Doppelganger: Real AP News Report on Black Americans, Palestinians Mimics Fake News

A global influence campaign linked to Russia uses spoofed versions of legitimate news websites to misinform the public about the war between Hamas and Israel. According to a report in Haaretz, this “Doppelgänger campaign” spreads disinformation using “replicas of websites of respected legacy media outlets across the world,” including the French newspapers Le Monde, Le Figaro, and Le Parisien; Der Spiegel, Süddeutsche Zeitung, Die Welt and Bild in German; the Israeli sites Mako and Liberal in Hebrew; and the English-language Jewish Journal, a prominent Jewish American outlet.

The Dec. 17 Associated Press article, “Black American solidarity with Palestinians is rising and testing longstanding ties to Jewish allies,” left this CAMERA researcher wondering whether the storied AP had also fallen victim to the Doppelgänger campaign.

But a careful examination of the link, along with the fact that the article appears on the Lexis-Nexis news database, confirms that the piece’s provenance is authentically AP. The piece’s reporting, on the other hand, is as detached as could be from AP’s vaunted journalistic standards. Inverting the Doppelgänger campaign, this real AP story masquerades as fake news.

Indeed, a second CAMERA researcher reacted after reading the piece: “Is this an Op-Ed? Does AP publish Op-Eds? Because it reads like one. A really terrible one.”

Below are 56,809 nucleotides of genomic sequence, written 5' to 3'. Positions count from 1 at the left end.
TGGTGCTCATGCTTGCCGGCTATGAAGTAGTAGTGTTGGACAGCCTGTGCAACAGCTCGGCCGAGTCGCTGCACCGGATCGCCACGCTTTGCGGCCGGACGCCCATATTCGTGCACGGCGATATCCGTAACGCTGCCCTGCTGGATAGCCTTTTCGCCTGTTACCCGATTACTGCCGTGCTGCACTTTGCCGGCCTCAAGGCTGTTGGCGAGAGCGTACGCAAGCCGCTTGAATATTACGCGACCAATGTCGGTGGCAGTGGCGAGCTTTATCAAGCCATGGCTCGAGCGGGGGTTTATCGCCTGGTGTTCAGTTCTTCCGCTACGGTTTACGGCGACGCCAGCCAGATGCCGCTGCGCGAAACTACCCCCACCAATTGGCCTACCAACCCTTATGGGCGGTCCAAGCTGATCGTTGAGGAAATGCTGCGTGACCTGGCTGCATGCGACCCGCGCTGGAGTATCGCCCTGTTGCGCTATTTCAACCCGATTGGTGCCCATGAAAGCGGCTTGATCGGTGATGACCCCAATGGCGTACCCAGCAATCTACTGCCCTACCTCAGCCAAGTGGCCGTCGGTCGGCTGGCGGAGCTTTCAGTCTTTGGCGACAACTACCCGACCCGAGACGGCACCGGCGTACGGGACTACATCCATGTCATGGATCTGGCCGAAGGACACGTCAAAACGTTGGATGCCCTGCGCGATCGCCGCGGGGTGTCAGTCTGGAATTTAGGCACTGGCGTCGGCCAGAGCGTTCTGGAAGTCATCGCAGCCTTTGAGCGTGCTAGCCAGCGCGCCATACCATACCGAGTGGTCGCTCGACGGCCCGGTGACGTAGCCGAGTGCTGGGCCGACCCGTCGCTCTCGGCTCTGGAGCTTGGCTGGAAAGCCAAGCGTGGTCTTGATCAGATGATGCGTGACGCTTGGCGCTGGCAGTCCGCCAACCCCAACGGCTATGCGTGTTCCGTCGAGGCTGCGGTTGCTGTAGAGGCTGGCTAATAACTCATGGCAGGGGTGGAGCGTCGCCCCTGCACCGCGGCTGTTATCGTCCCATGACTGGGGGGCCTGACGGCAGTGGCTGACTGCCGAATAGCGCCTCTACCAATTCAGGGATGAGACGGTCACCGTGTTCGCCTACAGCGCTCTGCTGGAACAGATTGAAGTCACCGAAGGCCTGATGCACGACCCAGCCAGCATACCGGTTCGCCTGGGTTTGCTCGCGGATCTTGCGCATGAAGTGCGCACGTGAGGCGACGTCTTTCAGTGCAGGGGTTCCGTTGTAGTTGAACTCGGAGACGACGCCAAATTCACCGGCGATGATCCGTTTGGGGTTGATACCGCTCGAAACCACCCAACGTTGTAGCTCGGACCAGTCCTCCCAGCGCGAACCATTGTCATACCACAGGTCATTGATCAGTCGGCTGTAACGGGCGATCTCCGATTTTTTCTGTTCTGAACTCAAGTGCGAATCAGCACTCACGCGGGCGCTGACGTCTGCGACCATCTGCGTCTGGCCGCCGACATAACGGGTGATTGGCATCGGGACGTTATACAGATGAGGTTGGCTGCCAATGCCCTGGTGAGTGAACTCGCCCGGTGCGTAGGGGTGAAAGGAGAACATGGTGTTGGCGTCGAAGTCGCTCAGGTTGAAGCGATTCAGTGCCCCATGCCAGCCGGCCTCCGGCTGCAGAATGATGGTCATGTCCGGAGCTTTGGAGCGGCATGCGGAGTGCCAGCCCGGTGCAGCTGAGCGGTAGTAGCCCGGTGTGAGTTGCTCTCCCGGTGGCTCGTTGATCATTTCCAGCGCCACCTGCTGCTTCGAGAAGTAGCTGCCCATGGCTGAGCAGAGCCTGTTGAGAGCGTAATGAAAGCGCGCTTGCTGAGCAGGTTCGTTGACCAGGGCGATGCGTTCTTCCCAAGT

Tanzanian Joshua Mollel, an agricultural intern in southern Israel, was murdered by Hamas terrorists on Oct. 7, 2023 (Courtesy)

Intent on shoehorning the Israeli-Palestinian conflict, including the Oct. 7 Hamas atrocities, into the struggle of Black Americans against racism, it’s no wonder that AP video journalist Noreen Nasir and race and ethnicity editor Aaron Morrison ignore the shocking video of the final terrifying moments of the life of Joshua Mollel. Mollel was a Black, Tanzanian agricultural intern who came to Israel in September to study farming. Hamas terrorists brutally murdered him, gleefully capturing the barbaric attack on video, and kidnapped his mutilated body to the Gaza Strip. (Warning: the difficult, very graphic video of Mollel’s murder is available here.) Mollel was not Hamas’ only Tanzanian victim. Clemence Felix Mtenga, also a cohort in the agricultural internship, was also murdered by Hamas.

The video showing a Black man brutally slaughtered for the crime of studying in Israel fails to conform to the baseless narrative promoted by those who “see the Palestinian struggle in the West Bank and Gaza reflected in their own fight for racial equality and civil rights,” a narrative which the AP writers platform without challenge. Freely editorializing as if they are Op-Ed as opposed to news writers, Nasir and Morrison continue: “The recent rise of protest movements against police brutality in the U.S., where structural racism plagues nearly every facet of life, has connected Black and Palestinian activists under a common cause.”

But what common cause does Palestinian brutality, which did not spare the life of even non-Israeli Africans, have with Black Americans’ fight for racial equality and civil rights?